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Kathryn Lindskoog

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  • Stolzi@aol.com
    Kathryn was the author of several Lewis-related books, and a guest at some early Mythopoeic Society conferences. Does anyone know if she attended any others
    Message 1 of 2 , Oct 23, 2003
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      Kathryn was the author of several Lewis-related books, and a guest at some
      early Mythopoeic Society conferences. Does anyone know if she attended any
      others besides V in 1974 (scholar Guest of Honor) and XIII in 1982 (special
      guest)?

      Kathryn suffered from multiple sclerosis which eventually caused her death.

      A friend of hers relates

      "I spoke to Kathryn's husband John this evening. She has been in hospice care
      at home, and she died peacefully at home. She was comatose for the last
      couple of days. Yesterday her pastor, an Episcopalian priest, came to their
      home with others from their church to pray and perform last rites. John also
      mentioned that recently, before the coma began, the hospice program had sent
      a chaplain who was a C.S. Lewis fan, so naturally, they had a good time
      talking together.

      "A friend of mine said today that Kathryn was the bravest person she ever
      knew, because of the way she kept writing and fighting to keep going, in
      spite of her huge physical challenges. I know many of us share this kind
      admiration for this gracious and courageous friend of ours.

      "John is glad that Kathryn is no longer suffering, but I'm sure that he would
      appreciate your prayers in the coming weeks.

      "I weep as I write to you, but I can see her running across the fields of
      Narnia with Aslan, and I know she will be well."

      C.S. Lewis wrote in admiration of her thesis on him, THE LION OF JUDAH IN
      NEVER-NEVER LAND (later published as a book)

      > "You are in the center of the target everywhere. For one thing, you know
      > my work better than anyone I've met; certainly better than I do myself. . .
      > But secondly, you (alone of all the critics I've met) realize the connection
      > or even the unity of all the books--scholarly, fantastic, theological--and
      > make me appear a single author, not a man who impersonates half a dozen authors
      > which is what I seem to most. This wins really very high marks indeed. If
      > you understand me so well you will understand other authors too." - 1957
      >
      >

      Mary S



      [Non-text portions of this message have been removed]
    • Patrick H. Wynne
      Mary asked, regarding the sad news that Kathryn Lindskoog has passed ... Kay was also at Mythcon XVII in Long Beach, CA in 1986. It was where I met her in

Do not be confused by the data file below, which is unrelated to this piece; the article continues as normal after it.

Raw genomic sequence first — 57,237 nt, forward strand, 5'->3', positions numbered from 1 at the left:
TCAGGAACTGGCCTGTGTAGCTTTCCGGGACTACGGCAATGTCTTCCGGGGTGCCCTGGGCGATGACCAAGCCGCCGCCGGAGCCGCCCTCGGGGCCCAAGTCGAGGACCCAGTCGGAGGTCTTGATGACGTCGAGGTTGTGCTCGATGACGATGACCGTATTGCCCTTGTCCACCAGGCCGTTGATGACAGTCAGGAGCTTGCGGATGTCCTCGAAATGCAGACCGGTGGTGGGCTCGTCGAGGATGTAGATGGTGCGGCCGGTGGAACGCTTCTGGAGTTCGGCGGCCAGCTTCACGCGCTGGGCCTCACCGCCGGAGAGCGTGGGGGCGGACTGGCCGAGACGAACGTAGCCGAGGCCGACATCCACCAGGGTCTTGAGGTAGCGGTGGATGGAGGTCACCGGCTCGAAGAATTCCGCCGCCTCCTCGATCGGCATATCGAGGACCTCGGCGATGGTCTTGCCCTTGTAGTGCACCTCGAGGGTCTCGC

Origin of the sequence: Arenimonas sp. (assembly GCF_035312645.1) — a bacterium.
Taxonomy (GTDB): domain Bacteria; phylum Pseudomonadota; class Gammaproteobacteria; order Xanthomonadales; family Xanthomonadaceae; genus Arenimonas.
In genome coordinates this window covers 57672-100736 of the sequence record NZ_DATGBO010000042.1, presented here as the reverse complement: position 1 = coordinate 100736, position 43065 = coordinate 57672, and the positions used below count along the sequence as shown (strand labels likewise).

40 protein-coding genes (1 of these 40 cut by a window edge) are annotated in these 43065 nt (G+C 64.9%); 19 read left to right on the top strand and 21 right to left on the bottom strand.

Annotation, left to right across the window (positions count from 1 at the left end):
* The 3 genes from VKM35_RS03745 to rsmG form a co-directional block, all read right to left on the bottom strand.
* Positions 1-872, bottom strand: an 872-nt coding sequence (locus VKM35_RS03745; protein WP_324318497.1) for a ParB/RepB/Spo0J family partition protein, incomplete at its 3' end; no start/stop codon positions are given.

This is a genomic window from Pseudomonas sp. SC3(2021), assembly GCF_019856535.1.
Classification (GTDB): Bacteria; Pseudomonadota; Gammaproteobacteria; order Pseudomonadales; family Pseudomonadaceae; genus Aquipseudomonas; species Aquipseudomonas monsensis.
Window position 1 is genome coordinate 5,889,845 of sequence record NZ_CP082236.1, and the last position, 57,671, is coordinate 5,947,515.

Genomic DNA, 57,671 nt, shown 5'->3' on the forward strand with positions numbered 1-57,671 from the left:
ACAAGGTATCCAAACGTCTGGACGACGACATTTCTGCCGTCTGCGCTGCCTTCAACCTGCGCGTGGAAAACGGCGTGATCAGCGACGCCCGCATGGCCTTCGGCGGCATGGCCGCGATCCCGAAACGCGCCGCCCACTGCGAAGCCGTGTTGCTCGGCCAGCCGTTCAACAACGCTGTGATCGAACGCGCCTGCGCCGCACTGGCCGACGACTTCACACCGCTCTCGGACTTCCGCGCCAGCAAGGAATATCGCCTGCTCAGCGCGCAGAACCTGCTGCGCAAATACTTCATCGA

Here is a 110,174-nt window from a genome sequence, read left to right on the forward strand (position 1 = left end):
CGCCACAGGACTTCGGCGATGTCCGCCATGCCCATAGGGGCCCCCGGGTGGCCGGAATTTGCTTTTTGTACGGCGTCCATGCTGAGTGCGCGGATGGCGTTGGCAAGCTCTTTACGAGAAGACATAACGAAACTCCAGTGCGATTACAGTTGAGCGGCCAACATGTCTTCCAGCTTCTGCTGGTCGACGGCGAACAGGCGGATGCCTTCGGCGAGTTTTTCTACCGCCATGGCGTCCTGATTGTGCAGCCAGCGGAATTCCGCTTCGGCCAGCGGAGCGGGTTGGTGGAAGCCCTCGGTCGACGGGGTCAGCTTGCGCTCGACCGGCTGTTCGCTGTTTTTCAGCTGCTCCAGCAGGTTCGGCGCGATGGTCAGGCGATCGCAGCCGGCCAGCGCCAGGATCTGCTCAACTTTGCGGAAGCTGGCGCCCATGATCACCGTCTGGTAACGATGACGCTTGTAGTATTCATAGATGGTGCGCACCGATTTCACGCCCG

Message 2 of 2 , Oct 23, 2003
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        Mary asked, regarding the sad news that Kathryn Lindskoog has passed
        away:

        > Kathryn was the author of several Lewis-related books, and a guest
        > at some early Mythopoeic Society conferences. Does anyone know
        > if she attended any others besides V in 1974 (scholar Guest of
        > Honor) and XIII in 1982 (special guest)?

        Kay was also at Mythcon XVII in Long Beach, CA in 1986. It was where
        I met her in person for the first time. Kay and her husband John
        spirited me away from the conference for a couple hours to treat me
        to a motor tour of the area. I'll never forget that ride -- sitting
        in the back of the Lindskoogs' car, my mouth hanging open in
        amazement as Kay, smiling over her shoulder from the front
        passenger seat, filled me in on her theories about Walter Hooper
        and the Lewis Estate. Two years later those theories formed the
        basis of her controversial book "The C.S. Lewis Hoax", which was
        the first book I ever illustrated.

        I'm still pretty stunned to learn of Kay's death. I owe her a greater
        debt than I can ever put into words -- she was an enthusiastic
        advocate for my aspirations as an artist, always proposing me
        to publishers as her first choice as an illustrator. But mostly
        when I think of Kay I think of her humor, her boundless generosity
        of spirit (especially towards those who were _least_ generous to her),
        her marvellously sharp and constantly curious mind, and her heroic
        refusal to let her multiple sclerosis stop her from producing volume
        after volume of her wonderful, clear, and witty writing.

        It was a privilege to have Kay as a friend; I'll miss her.

        -- Patrick H. Wynne
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